Tyrannosaur

Great Britain 2011. Director: Paddy Considine
Cast: Peter Mullan, Olivia Colman, Eddie Marsan, Ned Dennehy, Sally Carman

In his first feature as a writer-director, British actor Paddy Considine plumbs the depths of human fallibility (not to mention his own straitened childhood on a Midlands council estate) in an auspicious debut that references the “kitchen-sink” realism of directors such as Ken Loach and Mike Leigh. Set in gritty blue-collar Leeds, Tyrannosaur stars Scottish actor Peter Mullan as Joseph, an unemployed, hard-drinking widower whose inchoate rage leads him to commit acts of unspeakable violence. One afternoon, on the run from a fight, Joseph ducks into the closest refuge — an empty thrift shop - where he meets Hannah (Olivia Colman) a gentle Christian woman who offers to pray for him. Convinced she is nothing but a smug middle-class do-gooder, Joseph angrily rebuffs her, yet finds himself drawn back to her shop the next day. A tentative friendship develops, one that is challenged when Joseph learns the truth about Hannah’s relationship with her abusive husband James (Eddie Marsan). From this least likely of places, a story of grace and possible redemption gradually emerges. “A visceral, considered dissection of abuse and rage ... The performances of Mullan, Colman, and Marsan are excellent and create a compelling human drama” (Peter Bradshaw, The Guardian). Colour, HDCAM. 92 mins.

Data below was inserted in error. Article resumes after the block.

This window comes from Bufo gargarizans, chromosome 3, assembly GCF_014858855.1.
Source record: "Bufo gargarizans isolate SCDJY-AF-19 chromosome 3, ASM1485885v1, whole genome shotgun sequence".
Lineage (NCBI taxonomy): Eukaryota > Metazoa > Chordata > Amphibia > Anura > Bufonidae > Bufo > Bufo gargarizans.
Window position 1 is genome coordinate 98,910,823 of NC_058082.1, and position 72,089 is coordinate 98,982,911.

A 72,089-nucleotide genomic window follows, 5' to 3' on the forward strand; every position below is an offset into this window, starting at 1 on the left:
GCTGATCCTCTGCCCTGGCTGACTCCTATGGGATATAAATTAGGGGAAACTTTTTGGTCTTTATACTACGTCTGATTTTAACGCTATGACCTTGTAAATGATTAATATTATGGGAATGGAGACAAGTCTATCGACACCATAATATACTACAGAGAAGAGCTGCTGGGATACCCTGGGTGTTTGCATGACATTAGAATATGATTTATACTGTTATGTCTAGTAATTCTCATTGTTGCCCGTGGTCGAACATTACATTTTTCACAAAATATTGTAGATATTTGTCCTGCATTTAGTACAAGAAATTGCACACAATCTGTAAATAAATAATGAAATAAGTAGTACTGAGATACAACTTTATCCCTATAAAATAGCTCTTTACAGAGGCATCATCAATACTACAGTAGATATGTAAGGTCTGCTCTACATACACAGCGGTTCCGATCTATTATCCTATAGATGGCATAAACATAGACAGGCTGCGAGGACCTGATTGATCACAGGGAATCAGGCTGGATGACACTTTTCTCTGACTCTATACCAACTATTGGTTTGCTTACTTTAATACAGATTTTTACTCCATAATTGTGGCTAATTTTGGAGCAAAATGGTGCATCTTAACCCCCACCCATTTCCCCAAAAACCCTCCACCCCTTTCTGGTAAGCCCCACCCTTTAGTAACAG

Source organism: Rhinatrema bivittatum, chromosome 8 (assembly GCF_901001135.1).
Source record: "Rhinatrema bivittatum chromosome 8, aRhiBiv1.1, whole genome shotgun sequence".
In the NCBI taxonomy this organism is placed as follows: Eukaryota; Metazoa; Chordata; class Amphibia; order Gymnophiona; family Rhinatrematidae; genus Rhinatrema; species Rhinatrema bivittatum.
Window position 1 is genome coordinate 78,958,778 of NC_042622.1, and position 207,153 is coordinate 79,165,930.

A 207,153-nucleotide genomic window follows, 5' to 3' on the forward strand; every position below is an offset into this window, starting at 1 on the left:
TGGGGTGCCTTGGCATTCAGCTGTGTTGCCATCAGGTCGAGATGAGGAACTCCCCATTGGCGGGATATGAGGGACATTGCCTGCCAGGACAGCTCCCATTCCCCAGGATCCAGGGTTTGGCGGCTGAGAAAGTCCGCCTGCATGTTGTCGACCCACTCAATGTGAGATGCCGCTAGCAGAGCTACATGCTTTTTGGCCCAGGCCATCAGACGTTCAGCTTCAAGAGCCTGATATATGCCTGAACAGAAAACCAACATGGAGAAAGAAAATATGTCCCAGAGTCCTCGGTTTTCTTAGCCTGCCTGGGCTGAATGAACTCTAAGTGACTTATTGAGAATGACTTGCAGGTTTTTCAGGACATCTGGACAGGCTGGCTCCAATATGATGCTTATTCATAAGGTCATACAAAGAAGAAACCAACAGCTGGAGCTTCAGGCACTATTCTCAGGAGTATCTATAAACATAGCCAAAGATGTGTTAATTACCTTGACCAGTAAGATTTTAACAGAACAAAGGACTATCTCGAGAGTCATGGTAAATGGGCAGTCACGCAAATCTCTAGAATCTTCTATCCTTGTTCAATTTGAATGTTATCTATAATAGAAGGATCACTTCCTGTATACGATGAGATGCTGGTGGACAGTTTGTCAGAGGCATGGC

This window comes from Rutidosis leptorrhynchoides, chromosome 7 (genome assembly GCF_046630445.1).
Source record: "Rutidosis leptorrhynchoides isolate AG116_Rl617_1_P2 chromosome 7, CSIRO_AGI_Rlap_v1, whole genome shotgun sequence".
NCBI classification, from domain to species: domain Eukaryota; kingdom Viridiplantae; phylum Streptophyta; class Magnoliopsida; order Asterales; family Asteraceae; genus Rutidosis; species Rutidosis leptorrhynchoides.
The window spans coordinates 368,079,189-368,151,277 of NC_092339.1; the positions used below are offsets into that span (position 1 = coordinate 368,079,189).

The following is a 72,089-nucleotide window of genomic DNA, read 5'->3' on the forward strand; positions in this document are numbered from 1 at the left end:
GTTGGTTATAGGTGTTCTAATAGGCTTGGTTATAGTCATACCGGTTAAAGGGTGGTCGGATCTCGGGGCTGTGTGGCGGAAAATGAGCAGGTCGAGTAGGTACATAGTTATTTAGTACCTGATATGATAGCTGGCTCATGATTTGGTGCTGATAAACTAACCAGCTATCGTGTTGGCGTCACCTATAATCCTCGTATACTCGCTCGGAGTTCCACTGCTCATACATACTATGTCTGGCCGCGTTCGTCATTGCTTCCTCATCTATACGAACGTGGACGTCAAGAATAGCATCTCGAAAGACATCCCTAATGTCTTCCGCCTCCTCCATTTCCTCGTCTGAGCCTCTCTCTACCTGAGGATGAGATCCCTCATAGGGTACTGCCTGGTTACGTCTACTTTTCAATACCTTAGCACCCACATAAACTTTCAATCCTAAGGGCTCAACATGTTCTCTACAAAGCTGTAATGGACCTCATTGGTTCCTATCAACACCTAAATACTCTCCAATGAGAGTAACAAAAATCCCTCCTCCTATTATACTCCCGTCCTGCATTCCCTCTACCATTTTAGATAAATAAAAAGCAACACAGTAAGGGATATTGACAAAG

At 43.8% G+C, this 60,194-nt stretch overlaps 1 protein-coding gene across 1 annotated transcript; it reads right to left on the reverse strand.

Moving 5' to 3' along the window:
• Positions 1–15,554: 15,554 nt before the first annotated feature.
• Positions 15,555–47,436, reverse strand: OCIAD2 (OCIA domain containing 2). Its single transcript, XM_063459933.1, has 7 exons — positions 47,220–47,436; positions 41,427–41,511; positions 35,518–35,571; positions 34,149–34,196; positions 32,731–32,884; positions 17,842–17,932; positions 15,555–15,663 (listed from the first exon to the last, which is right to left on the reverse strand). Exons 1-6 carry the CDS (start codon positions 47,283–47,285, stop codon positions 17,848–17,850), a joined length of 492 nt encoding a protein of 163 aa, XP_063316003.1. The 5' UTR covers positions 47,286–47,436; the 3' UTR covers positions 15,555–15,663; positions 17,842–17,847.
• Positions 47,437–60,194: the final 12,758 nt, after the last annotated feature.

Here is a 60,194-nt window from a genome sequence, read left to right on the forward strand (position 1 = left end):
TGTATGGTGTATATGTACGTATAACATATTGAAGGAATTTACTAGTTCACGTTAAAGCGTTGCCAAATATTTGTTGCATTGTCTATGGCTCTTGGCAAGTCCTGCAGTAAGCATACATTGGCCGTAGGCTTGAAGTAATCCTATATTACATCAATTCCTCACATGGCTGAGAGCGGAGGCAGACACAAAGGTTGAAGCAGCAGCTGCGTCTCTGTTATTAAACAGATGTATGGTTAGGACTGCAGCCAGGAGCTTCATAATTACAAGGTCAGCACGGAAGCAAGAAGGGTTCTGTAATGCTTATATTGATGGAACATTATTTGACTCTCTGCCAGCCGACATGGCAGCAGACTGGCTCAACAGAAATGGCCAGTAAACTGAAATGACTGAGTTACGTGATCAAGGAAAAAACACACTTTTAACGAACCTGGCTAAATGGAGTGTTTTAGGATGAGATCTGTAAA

Warning: Contains scenes that may be upsetting to sensitive viewers.

Post-screening discussion with Joanne Baker, PhD, Manager of Special Programs and Projects at the Ending Violence Association of British Columbia. Dr. Baker has worked for anti-violence organizations in the U.K., Australia, and Canada and as a social policy and social work academic at three Australian universities.

Moderated by Dr. Harry Karlinsky, Clinical Professor, Department of Psychiatry, University of British Columbia.

Co-sponsored by the Ending Violence Association of British Columbia (EVA BC), a charitable, non-profit organization that provides services to over 200 funded anti-violence programs across the province.

REVIEWS

"The principals are superb, with Mullan and Colman doing a masterful job of inhabiting their separate but equal prisons."

Globe and Mail | full review

"It's hard to watch at times, though made with an intensity and artfulness you never for a moment doubt."

Independent | full review

"Vivid, bruising and electrifying."

Little White Lies | full review